Well, this is sure to raise a few eyebrows here and there. Today, at the Ubuntu Developer Summit, Mark Shuttleworth held his keynote speech, and in it, he announced that Ubuntu will switch to the Unity user interface come release, for both the netbook as well as the desktop, leaving the GNOME user interface behind (but keeping the GNOME platform).
Unity was introduced with the recently released Ubuntu 10.10 as a user interface for netbooks. Now, however, Shuttleworth has announced that Unity will become the default user interface for desktop users as well, hopefully in the next release (11.04). He claims that users love it, OEMs love it, and it will, uh, unify both netbook and desktop.
With Unity being a netbook environment, a lot of work needs to be done on tailoring it to the desktop, as well. “A lot of work to do around windows management”, as Shuttleworth noted, calling it the “most significant change ever” and acknowledging it will be a “risky step”.
That’s only half the story, though. The direction GNOME has taken as of late did not sit well with Ubuntu. For instance, Ubuntu is not happy with the Mutter window manager, which, according to Shuttleworth, could not deliver acceptable performance (huh, a major Free desktop environment writing a window manager that doesn’t deliver performance-wise? Sounds familiar). For Unity, Ubuntu uses Compiz, which already has a proven track record.
Another problem is GNOME’s dismissal of Zeitgeist, something Ubuntu would love to have. “Zeitgeist is a sophisticated framework that tracks and correlates relationships between the user’s activities so that it can supply applications with contextually relevant information to present to users,” Ars Technica details, “Zeitgeist was once considered to be a key part of the roadmap for GNOME 3, but was rejected by the upstream community due to cultural differences in its development model. Shuttleworth says that GNOME would benefit from greater receptiveness to outside innovation and is disappointed that the Zeitgeist project isn’t being embraced by the upstream community.”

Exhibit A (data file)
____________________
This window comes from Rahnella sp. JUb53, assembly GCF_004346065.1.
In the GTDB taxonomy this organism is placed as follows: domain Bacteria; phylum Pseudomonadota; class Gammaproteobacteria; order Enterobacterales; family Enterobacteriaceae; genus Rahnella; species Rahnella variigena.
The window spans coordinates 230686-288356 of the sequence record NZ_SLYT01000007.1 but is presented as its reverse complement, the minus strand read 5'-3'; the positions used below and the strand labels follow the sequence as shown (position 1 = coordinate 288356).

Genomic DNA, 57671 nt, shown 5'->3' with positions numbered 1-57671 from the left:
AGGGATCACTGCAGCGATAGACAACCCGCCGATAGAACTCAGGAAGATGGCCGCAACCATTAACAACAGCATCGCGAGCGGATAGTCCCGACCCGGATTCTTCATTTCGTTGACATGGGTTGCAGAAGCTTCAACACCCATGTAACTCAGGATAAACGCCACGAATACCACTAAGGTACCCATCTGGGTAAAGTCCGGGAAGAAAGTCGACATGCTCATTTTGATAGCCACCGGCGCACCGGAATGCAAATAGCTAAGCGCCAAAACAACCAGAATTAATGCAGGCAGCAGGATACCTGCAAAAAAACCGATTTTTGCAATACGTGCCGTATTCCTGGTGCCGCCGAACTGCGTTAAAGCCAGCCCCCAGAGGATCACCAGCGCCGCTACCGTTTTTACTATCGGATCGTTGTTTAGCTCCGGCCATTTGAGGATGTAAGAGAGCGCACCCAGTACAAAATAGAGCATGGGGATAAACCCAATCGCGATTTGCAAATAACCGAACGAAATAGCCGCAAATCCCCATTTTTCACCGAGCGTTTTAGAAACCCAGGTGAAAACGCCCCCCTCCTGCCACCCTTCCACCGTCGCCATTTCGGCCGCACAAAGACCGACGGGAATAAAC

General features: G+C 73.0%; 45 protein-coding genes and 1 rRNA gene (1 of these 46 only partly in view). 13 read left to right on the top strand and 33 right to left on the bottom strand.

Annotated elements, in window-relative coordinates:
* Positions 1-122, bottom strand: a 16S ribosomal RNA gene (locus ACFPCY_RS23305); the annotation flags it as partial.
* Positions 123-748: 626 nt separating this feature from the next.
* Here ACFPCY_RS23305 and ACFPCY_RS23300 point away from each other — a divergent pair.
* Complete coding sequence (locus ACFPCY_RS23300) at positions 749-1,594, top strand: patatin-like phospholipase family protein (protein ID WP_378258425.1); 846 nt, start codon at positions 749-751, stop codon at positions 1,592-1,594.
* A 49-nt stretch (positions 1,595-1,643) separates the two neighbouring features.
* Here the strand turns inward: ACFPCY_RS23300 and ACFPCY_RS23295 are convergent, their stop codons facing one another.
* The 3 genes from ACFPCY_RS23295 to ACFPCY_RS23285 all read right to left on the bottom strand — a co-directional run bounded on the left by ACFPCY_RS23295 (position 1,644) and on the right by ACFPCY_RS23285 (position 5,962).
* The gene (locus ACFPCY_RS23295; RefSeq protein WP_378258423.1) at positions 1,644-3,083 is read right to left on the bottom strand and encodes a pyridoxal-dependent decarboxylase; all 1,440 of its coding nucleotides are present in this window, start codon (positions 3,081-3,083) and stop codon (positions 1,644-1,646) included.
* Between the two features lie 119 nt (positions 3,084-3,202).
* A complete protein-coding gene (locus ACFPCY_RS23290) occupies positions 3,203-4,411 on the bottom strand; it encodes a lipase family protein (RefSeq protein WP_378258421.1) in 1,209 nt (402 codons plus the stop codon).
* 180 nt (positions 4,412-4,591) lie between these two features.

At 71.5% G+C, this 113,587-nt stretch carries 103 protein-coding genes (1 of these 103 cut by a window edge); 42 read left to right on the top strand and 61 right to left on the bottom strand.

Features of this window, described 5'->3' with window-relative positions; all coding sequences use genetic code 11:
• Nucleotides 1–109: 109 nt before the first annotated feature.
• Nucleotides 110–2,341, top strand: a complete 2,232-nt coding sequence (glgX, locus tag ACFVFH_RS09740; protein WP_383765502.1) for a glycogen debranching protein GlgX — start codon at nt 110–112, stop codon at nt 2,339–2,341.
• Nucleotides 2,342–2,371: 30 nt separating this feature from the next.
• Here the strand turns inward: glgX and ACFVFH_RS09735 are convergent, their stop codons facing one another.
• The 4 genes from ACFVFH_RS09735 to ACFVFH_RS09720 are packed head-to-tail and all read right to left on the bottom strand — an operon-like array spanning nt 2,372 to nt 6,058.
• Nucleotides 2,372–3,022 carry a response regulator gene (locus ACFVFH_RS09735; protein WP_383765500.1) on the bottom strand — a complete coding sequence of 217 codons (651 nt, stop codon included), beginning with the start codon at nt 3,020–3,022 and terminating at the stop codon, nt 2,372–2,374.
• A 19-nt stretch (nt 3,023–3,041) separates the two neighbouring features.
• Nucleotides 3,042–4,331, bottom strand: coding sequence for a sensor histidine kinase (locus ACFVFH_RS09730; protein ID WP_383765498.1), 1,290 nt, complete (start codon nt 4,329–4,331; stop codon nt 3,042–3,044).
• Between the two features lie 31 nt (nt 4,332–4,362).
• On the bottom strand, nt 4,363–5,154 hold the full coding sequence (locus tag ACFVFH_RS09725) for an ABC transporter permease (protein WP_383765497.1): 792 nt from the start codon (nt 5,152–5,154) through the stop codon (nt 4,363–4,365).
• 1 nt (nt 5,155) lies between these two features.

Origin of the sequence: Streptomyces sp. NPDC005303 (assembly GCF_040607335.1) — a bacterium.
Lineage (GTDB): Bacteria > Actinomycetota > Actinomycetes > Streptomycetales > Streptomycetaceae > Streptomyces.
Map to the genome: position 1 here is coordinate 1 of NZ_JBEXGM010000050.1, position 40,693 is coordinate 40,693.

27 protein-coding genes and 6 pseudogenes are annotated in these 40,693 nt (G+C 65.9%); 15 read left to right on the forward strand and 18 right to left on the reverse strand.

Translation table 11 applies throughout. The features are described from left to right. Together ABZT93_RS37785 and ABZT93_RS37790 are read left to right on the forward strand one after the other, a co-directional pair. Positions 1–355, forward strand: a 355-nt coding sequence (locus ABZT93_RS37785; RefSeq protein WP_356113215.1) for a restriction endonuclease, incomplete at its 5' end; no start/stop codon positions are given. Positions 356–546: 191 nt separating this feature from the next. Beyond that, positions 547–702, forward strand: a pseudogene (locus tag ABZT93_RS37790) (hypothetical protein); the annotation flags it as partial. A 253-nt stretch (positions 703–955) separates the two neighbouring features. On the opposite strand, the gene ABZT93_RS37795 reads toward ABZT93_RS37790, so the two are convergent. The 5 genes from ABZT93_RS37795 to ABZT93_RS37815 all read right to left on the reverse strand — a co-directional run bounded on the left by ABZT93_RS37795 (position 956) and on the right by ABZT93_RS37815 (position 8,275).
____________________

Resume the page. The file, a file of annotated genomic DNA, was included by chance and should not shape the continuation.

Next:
There’s more, though, as Shuttleworth told Ars. The design goals, mostly set by other, less-desktop focussed distributions, for GNOME Shell are fundamentally different from Ubuntu’s. Shuttleworth cites GNOME’s rejection of the global menubar as an example of these differences.
What will this mean for GNOME? According to Jono Bacon, Ubuntu’s community manager, Ubuntu remains a GNOME distribution. “There is going to be some questions about this decision in relation to GNOME,” he notes, “I want to make something crystal clear: Ubuntu is a GNOME distribution, we ship the GNOME stack, we will continue to ship GNOME apps, and we optimize Ubuntu for GNOME. The only difference is that Unity is a different shell for GNOME, but we continue to support the latest GNOME Shell development work in the Ubuntu archives.”
All this was bound to happen. I haven’t been able to test Unity yet, but with Ubuntu being pretty much the only home desktop-focussed distribution, it makes sense that GNOME’s goals, mandated by the majority (i.e., corporate and server-oriented distributions) would eventually diverge from Ubuntu’s.
I am afraid, though, that this will mean that the next Ubuntu release will be one heck of a buggy mess. Clairvoyance? No – experience.